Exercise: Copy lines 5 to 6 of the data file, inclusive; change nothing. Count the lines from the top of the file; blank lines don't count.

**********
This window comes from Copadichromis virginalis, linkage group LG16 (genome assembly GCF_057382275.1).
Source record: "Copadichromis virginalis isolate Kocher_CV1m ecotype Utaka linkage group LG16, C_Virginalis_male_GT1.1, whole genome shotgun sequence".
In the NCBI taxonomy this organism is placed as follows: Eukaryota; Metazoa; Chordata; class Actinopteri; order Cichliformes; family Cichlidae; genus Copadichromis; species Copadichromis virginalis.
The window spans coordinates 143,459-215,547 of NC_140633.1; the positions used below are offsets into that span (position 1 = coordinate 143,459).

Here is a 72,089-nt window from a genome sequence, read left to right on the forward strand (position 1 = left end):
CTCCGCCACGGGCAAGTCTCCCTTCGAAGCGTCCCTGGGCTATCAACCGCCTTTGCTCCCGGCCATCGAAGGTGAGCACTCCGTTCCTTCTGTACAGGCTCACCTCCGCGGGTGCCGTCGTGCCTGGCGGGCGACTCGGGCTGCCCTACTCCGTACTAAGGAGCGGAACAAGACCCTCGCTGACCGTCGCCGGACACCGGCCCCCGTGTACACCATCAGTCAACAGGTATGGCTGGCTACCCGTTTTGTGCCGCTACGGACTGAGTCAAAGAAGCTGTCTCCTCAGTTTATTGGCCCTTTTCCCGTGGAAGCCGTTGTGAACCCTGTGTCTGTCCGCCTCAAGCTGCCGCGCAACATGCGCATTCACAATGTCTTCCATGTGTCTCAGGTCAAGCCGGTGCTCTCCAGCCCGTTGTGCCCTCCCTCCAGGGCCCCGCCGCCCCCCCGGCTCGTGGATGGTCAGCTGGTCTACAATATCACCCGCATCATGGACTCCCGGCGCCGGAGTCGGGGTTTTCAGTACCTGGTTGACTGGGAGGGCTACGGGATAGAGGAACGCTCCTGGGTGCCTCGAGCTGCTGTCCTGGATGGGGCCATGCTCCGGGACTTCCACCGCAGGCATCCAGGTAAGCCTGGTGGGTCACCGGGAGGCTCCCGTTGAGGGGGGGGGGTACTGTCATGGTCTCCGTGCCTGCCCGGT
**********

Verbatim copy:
Here is a 72,089-nt window from a genome sequence, read left to right on the forward strand (position 1 = left end):
CTCCGCCACGGGCAAGTCTCCCTTCGAAGCGTCCCTGGGCTATCAACCGCCTTTGCTCCCGGCCATCGAAGGTGAGCACTCCGTTCCTTCTGTACAGGCTCACCTCCGCGGGTGCCGTCGTGCCTGGCGGGCGACTCGGGCTGCCCTACTCCGTACTAAGGAGCGGAACAAGACCCTCGCTGACCGTCGCCGGACACCGGCCCCCGTGTACACCATCAGTCAACAGGTATGGCTGGCTACCCGTTTTGTGCCGCTACGGACTGAGTCAAAGAAGCTGTCTCCTCAGTTTATTGGCCCTTTTCCCGTGGAAGCCGTTGTGAACCCTGTGTCTGTCCGCCTCAAGCTGCCGCGCAACATGCGCATTCACAATGTCTTCCATGTGTCTCAGGTCAAGCCGGTGCTCTCCAGCCCGTTGTGCCCTCCCTCCAGGGCCCCGCCGCCCCCCCGGCTCGTGGATGGTCAGCTGGTCTACAATATCACCCGCATCATGGACTCCCGGCGCCGGAGTCGGGGTTTTCAGTACCTGGTTGACTGGGAGGGCTACGGGATAGAGGAACGCTCCTGGGTGCCTCGAGCTGCTGTCCTGGATGGGGCCATGCTCCGGGACTTCCACCGCAGGCATCCAGGTAAGCCTGGTGGGTCACCGGGAGGCTCCCGTTGAGGGGGGGGGGTACTGTCATGGTCTCCGTGCCTGCCCGGT